The following terms are related to flat rate gaming sessions and are used to discuss certain flat rate contract embodiments.
Contract indicator—an object or information by which a gaming device may recognize a contract in order to execute the contract. For example, a player purchases a contract from the gaming establishment and receives a token that serves as a contract indicator. When the player deposits the token in a gaming device, the gaming device recognizes the contract the player has signed up for and executes the contract accordingly.
Execute a contract—to carry out the terms of a contract. A gaming device executes a contract for 200 pulls by generating the 200 outcomes, incrementing and decrementing player credits in accordance with the outcomes, and paying the player, if necessary, at the end of the contract.
Gambling contract—An agreement, in one embodiment, between a player, an insurer, and sometimes a casino (e.g., if different than the insurer) which may have the following exemplary provisions in some embodiments.
There are many variants of these provisions, and additional provisions are possible. As can be seen, the contract insures a player against excessive losses, and may give the player more handle pulls than would otherwise be possible for the price of the contract. Also, since there may be no additional player decisions required after the player has purchased the contract, the player need not be present for the execution of the contract and may therefore experience the feeling of remote gambling.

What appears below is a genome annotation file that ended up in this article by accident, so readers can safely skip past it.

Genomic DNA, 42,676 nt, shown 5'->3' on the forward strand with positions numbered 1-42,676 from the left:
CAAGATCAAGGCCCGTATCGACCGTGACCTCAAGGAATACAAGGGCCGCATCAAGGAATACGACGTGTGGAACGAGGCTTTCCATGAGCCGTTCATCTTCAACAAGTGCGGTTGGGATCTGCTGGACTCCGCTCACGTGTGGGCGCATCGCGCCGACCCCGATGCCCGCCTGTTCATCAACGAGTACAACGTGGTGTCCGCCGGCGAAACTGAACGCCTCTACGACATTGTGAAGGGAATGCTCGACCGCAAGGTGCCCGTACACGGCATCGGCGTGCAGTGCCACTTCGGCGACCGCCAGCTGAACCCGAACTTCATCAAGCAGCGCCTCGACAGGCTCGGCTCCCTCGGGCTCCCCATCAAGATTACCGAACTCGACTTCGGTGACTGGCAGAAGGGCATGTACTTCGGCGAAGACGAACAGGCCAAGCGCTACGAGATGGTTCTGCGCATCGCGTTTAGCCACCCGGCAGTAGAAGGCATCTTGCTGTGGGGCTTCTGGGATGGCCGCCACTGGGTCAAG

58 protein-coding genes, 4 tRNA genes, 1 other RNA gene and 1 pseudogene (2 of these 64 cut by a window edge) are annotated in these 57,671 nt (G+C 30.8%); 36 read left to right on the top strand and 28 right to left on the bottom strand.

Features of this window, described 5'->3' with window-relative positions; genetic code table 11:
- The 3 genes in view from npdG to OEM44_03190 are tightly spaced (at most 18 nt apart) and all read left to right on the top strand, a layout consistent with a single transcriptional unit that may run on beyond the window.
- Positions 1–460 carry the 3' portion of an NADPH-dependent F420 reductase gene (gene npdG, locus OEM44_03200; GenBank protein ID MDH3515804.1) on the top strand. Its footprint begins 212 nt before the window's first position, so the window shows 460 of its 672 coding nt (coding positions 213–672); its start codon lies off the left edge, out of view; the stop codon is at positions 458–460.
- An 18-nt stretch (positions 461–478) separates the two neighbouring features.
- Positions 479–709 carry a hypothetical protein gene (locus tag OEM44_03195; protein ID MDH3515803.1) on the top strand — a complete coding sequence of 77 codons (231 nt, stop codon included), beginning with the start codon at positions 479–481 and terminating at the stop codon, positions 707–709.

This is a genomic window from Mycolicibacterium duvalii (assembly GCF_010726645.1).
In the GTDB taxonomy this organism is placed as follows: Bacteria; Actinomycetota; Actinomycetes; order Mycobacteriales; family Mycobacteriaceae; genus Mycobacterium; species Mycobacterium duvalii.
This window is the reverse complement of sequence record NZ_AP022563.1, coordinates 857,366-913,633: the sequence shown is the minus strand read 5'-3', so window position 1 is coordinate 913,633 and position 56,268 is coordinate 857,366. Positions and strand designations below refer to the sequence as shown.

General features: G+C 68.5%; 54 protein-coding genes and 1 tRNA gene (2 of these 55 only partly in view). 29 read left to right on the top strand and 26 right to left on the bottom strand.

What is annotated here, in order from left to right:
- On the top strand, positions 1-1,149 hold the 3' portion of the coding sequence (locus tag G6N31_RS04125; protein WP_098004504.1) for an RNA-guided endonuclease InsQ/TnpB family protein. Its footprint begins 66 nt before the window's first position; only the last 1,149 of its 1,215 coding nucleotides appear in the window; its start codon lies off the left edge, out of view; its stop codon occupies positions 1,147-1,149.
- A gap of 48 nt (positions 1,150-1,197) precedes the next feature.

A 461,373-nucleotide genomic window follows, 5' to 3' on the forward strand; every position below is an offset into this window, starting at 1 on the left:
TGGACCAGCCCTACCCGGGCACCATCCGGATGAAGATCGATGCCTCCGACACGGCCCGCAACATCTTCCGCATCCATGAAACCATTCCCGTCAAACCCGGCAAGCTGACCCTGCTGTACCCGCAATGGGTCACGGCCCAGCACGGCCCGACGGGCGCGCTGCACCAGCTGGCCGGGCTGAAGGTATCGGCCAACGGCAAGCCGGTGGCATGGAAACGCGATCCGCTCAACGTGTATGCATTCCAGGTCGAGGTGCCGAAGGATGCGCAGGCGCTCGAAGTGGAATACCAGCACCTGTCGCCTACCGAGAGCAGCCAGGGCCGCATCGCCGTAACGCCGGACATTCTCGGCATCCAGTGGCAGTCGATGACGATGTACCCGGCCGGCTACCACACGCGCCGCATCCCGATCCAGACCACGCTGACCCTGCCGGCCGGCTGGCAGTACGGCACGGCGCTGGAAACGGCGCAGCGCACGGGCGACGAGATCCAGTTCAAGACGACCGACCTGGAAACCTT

Gaming Device—Any electrical, mechanical, or electromechanical device that accepts wagers, steps through a process to determine an outcome, and pays winnings based on the outcome. The outcome may be randomly generated, as with a slot machine; may be generated through a combination of randomness and player skill, as with video poker; or may be generated entirely through player skill. Gaming devices may include slot machines, video poker machines, video blackjack machines, video roulette machines, video keno machines, video bingo machines, and the like.
Gross winnings—the total of a player's winnings during the execution of a contract without regard to wagers made by the player. For example, if, after five pulls of a contract, a player has attained one winning outcome with a payout of four coins, and one winning outcome with a payout of 20 coins, then the player's gross winnings thus far are 24 coins. Since gross winnings do not account for wagers a player makes, gross winnings will always be larger than or equal to net winnings.